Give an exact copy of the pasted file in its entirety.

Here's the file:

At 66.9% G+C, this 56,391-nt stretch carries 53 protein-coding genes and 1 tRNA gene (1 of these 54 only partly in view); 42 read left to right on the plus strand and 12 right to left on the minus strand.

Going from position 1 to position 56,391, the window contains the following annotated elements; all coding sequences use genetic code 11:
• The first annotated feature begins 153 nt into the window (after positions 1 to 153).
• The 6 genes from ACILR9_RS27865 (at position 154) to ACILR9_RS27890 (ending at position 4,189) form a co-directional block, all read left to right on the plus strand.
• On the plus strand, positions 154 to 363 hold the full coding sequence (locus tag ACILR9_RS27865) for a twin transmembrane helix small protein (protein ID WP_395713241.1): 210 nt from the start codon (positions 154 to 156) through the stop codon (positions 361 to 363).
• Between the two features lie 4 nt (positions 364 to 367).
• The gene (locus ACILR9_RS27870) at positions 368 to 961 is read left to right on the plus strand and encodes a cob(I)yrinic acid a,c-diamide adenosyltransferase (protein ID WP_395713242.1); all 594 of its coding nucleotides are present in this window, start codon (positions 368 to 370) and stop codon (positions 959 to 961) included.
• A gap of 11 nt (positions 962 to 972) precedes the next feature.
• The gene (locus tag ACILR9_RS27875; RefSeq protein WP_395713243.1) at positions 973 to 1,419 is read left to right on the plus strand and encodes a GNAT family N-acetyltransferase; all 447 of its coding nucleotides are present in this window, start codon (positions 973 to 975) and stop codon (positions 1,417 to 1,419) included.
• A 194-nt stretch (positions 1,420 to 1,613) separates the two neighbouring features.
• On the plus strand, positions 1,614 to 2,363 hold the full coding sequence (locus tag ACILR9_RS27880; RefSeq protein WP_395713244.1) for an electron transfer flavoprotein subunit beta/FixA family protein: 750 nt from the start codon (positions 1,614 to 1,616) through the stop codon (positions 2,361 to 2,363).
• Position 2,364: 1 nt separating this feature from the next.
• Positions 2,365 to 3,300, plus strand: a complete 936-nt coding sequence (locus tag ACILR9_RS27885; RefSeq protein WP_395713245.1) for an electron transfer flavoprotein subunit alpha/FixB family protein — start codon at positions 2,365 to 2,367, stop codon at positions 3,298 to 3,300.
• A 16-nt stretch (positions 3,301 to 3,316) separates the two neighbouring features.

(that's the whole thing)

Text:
At 66.9% G+C, this 56,391-nt stretch carries 53 protein-coding genes and 1 tRNA gene (1 of these 54 only partly in view); 42 read left to right on the plus strand and 12 right to left on the minus strand.

Going from position 1 to position 56,391, the window contains the following annotated elements; all coding sequences use genetic code 11:
• The first annotated feature begins 153 nt into the window (after positions 1 to 153).
• The 6 genes from ACILR9_RS27865 (at position 154) to ACILR9_RS27890 (ending at position 4,189) form a co-directional block, all read left to right on the plus strand.
• On the plus strand, positions 154 to 363 hold the full coding sequence (locus tag ACILR9_RS27865) for a twin transmembrane helix small protein (protein ID WP_395713241.1): 210 nt from the start codon (positions 154 to 156) through the stop codon (positions 361 to 363).
• Between the two features lie 4 nt (positions 364 to 367).
• The gene (locus ACILR9_RS27870) at positions 368 to 961 is read left to right on the plus strand and encodes a cob(I)yrinic acid a,c-diamide adenosyltransferase (protein ID WP_395713242.1); all 594 of its coding nucleotides are present in this window, start codon (positions 368 to 370) and stop codon (positions 959 to 961) included.
• A gap of 11 nt (positions 962 to 972) precedes the next feature.
• The gene (locus tag ACILR9_RS27875; RefSeq protein WP_395713243.1) at positions 973 to 1,419 is read left to right on the plus strand and encodes a GNAT family N-acetyltransferase; all 447 of its coding nucleotides are present in this window, start codon (positions 973 to 975) and stop codon (positions 1,417 to 1,419) included.
• A 194-nt stretch (positions 1,420 to 1,613) separates the two neighbouring features.
• On the plus strand, positions 1,614 to 2,363 hold the full coding sequence (locus tag ACILR9_RS27880; RefSeq protein WP_395713244.1) for an electron transfer flavoprotein subunit beta/FixA family protein: 750 nt from the start codon (positions 1,614 to 1,616) through the stop codon (positions 2,361 to 2,363).
• Position 2,364: 1 nt separating this feature from the next.
• Positions 2,365 to 3,300, plus strand: a complete 936-nt coding sequence (locus tag ACILR9_RS27885; RefSeq protein WP_395713245.1) for an electron transfer flavoprotein subunit alpha/FixB family protein — start codon at positions 2,365 to 2,367, stop codon at positions 3,298 to 3,300.
• A 16-nt stretch (positions 3,301 to 3,316) separates the two neighbouring features.